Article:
We encourage you to have your annual flu shot as the flu vaccine changes every year to keep up with the most common strains. High rates of immunity in the population – so-called herd immunity – help stop the spread of the disease to the community.
Private flu vaccines and our Government-funded flu vaccines have arrived at our practice. This means that we have stock for ALL patients over 6 months. The eligibility criteria for free influenza vaccines through the National Immunisation Program (NIP) in 2020 include:
• People aged 6 months and older with medical conditions that increase the risk of influenza disease complications.
Maybe you’re someone who gets a flu shot every year – or maybe you’ve never got one before. Either way, we’re here to explain what the shot does, how it works and to help you learn more about fighting the flu – fast!
Influenza – more commonly known as the “flu” – is a respiratory illness caused by influenza A or B viruses. Flu appears most frequently in winter and early spring.
Flu symptoms can include a runny nose or sneezing, cough or sore throat, fever and chills, headache, body aches and even vomiting and diarrhoea (although this is more common in children).
Truth be told, coming down with the flu is a miserable experience and will put you out of action for a week or more. However, it can be particularly serious for pregnant women, babies and people over 65 years of age.
But there is something you can do to prevent sickness – get a flu shot. The Department of Health advises an annual flu shot as “the flu shot continues to be the most important measure to prevent influenza and its complications”.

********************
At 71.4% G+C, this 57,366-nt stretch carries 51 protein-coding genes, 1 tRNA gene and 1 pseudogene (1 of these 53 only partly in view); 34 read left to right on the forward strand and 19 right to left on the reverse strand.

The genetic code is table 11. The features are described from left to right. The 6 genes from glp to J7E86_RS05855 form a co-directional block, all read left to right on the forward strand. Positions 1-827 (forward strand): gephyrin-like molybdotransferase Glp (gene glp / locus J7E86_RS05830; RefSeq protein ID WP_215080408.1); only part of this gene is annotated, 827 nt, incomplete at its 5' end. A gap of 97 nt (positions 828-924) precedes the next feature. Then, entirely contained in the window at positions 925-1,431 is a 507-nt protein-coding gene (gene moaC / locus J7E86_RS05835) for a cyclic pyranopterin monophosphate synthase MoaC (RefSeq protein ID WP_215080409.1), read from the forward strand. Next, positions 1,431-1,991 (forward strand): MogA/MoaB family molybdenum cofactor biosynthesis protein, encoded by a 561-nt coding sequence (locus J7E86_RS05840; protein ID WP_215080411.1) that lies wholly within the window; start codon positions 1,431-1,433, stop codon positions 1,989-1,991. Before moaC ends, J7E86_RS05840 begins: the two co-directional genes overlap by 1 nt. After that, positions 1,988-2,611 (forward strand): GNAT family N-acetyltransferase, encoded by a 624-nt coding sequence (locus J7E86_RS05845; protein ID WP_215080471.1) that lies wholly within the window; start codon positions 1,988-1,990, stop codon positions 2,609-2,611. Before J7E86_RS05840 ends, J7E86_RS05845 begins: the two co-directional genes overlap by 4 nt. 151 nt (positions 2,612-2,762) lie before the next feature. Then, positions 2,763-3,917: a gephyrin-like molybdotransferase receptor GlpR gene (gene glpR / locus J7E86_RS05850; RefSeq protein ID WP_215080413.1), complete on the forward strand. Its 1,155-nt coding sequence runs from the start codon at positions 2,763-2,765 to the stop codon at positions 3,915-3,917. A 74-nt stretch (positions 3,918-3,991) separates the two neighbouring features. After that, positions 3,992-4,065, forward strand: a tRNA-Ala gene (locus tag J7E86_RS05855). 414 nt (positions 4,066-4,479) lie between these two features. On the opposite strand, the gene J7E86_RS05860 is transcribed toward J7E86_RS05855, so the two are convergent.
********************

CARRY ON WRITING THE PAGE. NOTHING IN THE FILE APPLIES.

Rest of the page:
Getting your annual flu shot is important because:
- Common strains of flu change annually and the flu shot changes to match them;
- Your immune protection from the flu shot declines over time; and
- The more people who are vaccinated, the less the flu will spread in the community.
So how does the flu shot work? Unlike what most people think, Influenza vaccines will not give you the flu as the vaccines available in Australia do not contain ‘live’ virus. After vaccination, the person will develop antibody levels that are likely to protect them against the strains of virus represented in the vaccine.
Of course, there are other healthy habits you can adopt to help prevent the spread of germs that may cause influenza. Adopting the following behaviours will help you and your loved ones to stay safe.
- If you cough or sneeze, use a tissue and wash your hands after disposing of it.
- Don’t share personal items such as water bottles, cups, plates and cutlery.
- Keep your hands clean – wash with soap and water or use hand sanitiser multiple times a day.
And of course, if you are feeling unwell – stay home from work, school, daycare, and errands when you are sick. You will help to prevent others from catching your illness.